What Is Data Quality?

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data quality

The Data Management Body of Knowledge (DMBoK) defines Data Quality (DQ) as “the planning, implementation, and control of activities that apply quality management techniques to data, in order to assure it is fit for consumption and meet the needs of data consumers.”

Since expectations about DQ are not always verbalized and known, an ongoing discussion is needed. DQ depends on context and the data consumer’s requirements. Implementing effective DQ management and using DQ tools helps organizations maintain and improve DQ to an acceptable level. Business leaders use Data Quality dimensions to measure DQ and build more trust in the data.

A Short List of Data Quality Dimensions:

  • Accuracy
  • Completeness
  • Consistency
  • Integrity
  • Reasonability
  • Timeliness
  • Uniqueness/Deduplication
  • Validity
  • Accessibility

Other Definitions Include:

  • “Fit for a purpose. Meets the requirements of its authors, users and administrators.” (Dr. Peter Aiken, adapted from Martin Eppler)
  • “Reliance on accuracy, consistency, and completeness of data to be useful across the enterprise.” (Michelle Knight)
  • Tools and processes used for parsing and standardization, generalized “cleansing,” matching, profiling, monitoring, and enrichment (Gartner)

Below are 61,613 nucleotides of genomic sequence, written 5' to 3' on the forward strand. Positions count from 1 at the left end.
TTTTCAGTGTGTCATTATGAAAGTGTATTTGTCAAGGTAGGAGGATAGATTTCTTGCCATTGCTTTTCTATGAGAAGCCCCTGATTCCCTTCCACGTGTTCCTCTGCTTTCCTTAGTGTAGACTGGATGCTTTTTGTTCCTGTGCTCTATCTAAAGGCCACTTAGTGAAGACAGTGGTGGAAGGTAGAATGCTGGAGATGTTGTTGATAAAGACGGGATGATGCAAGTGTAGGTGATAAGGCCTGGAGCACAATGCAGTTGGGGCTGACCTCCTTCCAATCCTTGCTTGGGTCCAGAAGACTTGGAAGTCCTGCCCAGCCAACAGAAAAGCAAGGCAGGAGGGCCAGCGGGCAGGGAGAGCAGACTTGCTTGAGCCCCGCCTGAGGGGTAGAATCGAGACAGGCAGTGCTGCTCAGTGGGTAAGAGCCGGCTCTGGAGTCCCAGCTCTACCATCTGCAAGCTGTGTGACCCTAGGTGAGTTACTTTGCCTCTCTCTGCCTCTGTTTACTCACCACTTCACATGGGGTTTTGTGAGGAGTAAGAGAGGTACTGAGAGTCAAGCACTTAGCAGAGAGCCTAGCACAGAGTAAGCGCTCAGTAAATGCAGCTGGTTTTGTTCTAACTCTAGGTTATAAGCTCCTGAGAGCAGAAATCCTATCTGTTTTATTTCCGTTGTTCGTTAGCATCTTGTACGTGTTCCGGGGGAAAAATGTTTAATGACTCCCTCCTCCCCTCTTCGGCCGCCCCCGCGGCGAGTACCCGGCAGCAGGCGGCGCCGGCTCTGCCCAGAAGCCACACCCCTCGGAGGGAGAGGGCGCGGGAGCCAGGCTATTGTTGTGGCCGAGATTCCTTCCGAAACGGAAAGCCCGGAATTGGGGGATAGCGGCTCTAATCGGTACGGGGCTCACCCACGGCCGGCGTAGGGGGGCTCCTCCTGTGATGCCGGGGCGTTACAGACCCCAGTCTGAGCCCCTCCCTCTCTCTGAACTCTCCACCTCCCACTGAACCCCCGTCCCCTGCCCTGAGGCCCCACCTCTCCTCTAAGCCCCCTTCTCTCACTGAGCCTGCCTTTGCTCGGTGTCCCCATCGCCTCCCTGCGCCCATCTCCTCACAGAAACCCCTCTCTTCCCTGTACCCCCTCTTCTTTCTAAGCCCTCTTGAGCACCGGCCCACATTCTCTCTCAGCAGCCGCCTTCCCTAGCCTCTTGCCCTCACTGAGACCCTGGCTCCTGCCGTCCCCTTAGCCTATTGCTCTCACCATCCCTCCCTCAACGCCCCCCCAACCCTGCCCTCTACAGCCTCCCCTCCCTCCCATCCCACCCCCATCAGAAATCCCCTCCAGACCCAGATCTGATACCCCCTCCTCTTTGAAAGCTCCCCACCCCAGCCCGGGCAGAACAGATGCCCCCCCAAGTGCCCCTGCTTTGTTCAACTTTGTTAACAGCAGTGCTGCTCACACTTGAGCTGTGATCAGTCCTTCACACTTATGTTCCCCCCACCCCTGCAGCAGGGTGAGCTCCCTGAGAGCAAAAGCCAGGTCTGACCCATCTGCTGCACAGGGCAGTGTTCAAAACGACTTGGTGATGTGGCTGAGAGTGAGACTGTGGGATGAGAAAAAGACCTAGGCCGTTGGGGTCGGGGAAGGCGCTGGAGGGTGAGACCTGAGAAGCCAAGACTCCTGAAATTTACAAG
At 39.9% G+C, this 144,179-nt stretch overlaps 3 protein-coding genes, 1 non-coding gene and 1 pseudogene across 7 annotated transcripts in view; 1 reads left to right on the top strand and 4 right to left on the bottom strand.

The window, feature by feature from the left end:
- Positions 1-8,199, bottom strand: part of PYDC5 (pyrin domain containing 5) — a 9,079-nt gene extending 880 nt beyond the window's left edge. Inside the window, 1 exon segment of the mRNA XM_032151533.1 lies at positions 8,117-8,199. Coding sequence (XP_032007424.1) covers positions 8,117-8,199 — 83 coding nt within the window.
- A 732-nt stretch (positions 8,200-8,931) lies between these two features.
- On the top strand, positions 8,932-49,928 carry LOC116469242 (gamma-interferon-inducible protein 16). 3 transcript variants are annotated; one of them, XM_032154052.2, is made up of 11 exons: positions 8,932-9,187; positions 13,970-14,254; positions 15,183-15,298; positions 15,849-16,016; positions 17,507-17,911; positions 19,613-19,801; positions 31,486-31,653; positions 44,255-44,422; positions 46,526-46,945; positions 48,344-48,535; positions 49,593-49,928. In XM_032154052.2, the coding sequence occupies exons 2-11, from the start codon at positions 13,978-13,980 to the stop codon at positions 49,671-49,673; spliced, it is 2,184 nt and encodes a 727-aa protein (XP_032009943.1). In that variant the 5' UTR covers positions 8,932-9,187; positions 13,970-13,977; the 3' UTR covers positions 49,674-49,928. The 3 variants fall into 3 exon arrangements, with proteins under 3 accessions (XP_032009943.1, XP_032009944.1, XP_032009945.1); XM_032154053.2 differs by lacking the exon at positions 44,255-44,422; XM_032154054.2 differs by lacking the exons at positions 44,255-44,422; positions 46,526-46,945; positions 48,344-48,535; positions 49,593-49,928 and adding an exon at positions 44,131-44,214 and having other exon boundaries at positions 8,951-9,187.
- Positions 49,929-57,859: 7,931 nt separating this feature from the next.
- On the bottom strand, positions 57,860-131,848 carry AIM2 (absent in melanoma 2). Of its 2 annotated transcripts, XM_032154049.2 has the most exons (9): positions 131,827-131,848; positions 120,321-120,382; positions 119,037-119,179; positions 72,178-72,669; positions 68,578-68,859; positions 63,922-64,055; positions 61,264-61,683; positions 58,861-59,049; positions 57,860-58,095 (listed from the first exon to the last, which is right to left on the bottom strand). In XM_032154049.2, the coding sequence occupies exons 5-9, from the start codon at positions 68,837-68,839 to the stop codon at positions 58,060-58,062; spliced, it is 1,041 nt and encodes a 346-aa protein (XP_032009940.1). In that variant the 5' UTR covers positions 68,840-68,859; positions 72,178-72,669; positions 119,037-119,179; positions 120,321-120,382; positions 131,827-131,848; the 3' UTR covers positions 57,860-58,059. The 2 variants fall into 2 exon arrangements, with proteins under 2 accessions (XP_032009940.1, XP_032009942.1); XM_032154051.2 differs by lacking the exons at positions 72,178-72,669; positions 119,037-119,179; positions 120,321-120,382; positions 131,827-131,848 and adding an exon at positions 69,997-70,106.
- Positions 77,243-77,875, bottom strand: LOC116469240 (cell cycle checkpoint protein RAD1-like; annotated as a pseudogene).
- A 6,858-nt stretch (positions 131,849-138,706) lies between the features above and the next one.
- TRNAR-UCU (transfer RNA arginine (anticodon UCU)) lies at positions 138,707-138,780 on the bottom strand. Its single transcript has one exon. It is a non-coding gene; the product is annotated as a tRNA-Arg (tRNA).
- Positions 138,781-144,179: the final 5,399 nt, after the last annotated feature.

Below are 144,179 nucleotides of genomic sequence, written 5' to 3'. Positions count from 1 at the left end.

• Strong-Wang framework: (Wang, and Strong, MIT and DAMA DMBoK)
    • Intrinsic DQ:
      • Accuracy
      • Objectivity
      • Believability
      • Reputation
    • Contextual DQ:
      • Value-added
      • Relevancy
      • Completeness
      • Appropriate amount of data
    • Representational DQ:
      • Interpretability
      • Ease of understanding
      • Representational consistency
      • Concise representation
    • Accessibility DQ:
      • Accessibility
      • Access Security

A Few Uses Include:

  • Increasing the value of organizational data and the opportunities to use it
  • Reducing risk and cost associated with poor-quality data
  • Improving organizational efficiency and productivity
  • Protecting and enhancing the organization’s reputation
  • Data profiling (to establish trends and discover inconsistencies in the data)
  • Data standardization (to ensure data uses the same, consistent format)
  • Data monitoring (to alert data administrators when DQ thresholds are not met)
  • Data parsing (to discover if the data conforms to recognizable patterns)
  • Data cleansing

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